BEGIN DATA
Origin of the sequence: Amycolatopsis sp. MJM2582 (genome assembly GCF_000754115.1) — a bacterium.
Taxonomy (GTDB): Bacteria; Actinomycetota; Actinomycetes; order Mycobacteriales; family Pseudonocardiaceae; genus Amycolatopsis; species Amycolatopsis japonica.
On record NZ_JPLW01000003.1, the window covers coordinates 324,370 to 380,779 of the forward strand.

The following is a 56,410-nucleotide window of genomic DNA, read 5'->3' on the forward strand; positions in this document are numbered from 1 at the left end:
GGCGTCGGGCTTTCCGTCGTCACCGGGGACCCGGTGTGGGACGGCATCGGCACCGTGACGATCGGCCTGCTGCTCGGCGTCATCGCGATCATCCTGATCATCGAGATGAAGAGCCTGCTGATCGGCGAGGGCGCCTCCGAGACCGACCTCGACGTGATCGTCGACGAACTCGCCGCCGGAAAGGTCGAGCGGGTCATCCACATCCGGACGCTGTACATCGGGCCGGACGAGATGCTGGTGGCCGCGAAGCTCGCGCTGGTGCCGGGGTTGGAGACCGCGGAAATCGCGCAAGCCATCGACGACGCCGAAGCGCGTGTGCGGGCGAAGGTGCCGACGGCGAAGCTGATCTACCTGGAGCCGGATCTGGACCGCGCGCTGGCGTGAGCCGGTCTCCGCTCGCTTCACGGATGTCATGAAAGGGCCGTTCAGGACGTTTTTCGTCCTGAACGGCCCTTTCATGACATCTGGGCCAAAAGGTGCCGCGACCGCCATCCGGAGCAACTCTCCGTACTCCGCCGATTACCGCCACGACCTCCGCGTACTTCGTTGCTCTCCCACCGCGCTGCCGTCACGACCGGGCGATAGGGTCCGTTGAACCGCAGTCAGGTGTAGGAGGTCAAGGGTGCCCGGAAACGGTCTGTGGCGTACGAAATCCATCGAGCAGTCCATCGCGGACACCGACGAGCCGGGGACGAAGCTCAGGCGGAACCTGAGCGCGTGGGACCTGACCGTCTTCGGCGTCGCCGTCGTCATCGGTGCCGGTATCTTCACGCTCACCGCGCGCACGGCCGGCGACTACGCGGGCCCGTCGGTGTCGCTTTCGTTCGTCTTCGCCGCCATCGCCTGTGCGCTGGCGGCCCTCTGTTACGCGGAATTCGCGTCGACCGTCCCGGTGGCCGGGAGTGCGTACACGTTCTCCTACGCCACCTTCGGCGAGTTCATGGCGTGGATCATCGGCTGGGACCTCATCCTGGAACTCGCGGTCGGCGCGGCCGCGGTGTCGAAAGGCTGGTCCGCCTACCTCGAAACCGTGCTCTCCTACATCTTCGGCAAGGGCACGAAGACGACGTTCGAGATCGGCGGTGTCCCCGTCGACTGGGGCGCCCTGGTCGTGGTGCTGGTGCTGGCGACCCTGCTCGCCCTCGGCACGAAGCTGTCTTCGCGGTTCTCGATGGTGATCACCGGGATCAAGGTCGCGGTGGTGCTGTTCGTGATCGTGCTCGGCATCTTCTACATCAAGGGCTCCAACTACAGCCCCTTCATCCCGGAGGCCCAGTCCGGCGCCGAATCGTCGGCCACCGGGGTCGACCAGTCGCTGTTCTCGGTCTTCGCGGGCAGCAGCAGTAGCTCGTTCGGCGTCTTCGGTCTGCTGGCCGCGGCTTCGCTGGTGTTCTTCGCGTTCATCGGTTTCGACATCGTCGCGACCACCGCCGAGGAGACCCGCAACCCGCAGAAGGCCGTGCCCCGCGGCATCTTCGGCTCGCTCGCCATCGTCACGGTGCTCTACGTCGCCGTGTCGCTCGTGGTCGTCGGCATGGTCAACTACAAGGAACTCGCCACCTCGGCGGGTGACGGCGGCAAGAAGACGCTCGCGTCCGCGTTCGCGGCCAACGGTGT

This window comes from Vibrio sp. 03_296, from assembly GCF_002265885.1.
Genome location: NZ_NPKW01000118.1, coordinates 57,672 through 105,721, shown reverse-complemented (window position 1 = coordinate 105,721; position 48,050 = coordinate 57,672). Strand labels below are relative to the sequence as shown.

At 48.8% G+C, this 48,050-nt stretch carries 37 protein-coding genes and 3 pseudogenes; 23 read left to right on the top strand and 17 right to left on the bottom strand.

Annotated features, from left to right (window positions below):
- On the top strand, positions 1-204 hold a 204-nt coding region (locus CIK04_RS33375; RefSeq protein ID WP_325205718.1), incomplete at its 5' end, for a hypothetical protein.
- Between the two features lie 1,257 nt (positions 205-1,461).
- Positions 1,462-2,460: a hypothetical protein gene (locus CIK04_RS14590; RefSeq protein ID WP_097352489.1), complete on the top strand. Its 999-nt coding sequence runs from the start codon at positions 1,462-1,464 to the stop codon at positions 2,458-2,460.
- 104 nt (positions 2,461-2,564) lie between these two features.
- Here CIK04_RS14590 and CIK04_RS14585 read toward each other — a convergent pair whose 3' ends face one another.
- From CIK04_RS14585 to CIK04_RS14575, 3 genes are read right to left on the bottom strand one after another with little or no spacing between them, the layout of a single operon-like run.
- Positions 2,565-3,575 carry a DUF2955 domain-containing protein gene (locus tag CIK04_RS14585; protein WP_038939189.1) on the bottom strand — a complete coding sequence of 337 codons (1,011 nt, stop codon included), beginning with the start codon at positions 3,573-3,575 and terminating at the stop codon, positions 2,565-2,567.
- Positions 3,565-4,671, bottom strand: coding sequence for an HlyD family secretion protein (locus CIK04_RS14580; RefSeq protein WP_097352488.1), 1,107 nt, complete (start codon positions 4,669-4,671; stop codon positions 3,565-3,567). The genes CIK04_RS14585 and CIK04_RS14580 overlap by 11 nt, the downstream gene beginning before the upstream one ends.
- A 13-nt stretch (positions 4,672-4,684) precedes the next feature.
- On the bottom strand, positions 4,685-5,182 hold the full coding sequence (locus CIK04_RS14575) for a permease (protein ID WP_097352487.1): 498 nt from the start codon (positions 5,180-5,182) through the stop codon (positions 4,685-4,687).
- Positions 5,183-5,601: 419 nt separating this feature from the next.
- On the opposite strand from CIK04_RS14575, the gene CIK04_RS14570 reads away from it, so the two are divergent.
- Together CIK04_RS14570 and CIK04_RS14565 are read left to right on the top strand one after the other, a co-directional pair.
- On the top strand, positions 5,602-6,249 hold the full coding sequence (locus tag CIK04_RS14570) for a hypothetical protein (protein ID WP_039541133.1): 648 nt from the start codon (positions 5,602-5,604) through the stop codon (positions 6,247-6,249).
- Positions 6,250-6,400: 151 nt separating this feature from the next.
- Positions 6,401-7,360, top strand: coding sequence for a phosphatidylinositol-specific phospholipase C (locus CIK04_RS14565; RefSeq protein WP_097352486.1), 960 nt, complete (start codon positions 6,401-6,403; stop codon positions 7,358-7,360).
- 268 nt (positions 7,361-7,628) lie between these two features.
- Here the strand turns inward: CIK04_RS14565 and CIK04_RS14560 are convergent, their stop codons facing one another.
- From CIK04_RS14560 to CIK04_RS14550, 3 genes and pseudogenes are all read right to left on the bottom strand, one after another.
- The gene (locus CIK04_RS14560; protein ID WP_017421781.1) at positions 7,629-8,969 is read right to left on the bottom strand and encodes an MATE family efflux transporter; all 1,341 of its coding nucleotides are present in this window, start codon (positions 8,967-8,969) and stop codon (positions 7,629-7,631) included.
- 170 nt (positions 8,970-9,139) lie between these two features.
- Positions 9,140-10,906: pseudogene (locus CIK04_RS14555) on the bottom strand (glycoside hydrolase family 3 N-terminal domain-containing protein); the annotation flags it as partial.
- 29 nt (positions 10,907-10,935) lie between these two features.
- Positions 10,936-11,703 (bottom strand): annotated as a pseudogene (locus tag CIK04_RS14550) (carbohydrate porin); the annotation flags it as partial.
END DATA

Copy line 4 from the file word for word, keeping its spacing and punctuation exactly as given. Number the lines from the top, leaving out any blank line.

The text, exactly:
The following is a 56,410-nucleotide window of genomic DNA, read 5'->3' on the forward strand; positions in this document are numbered from 1 at the left end: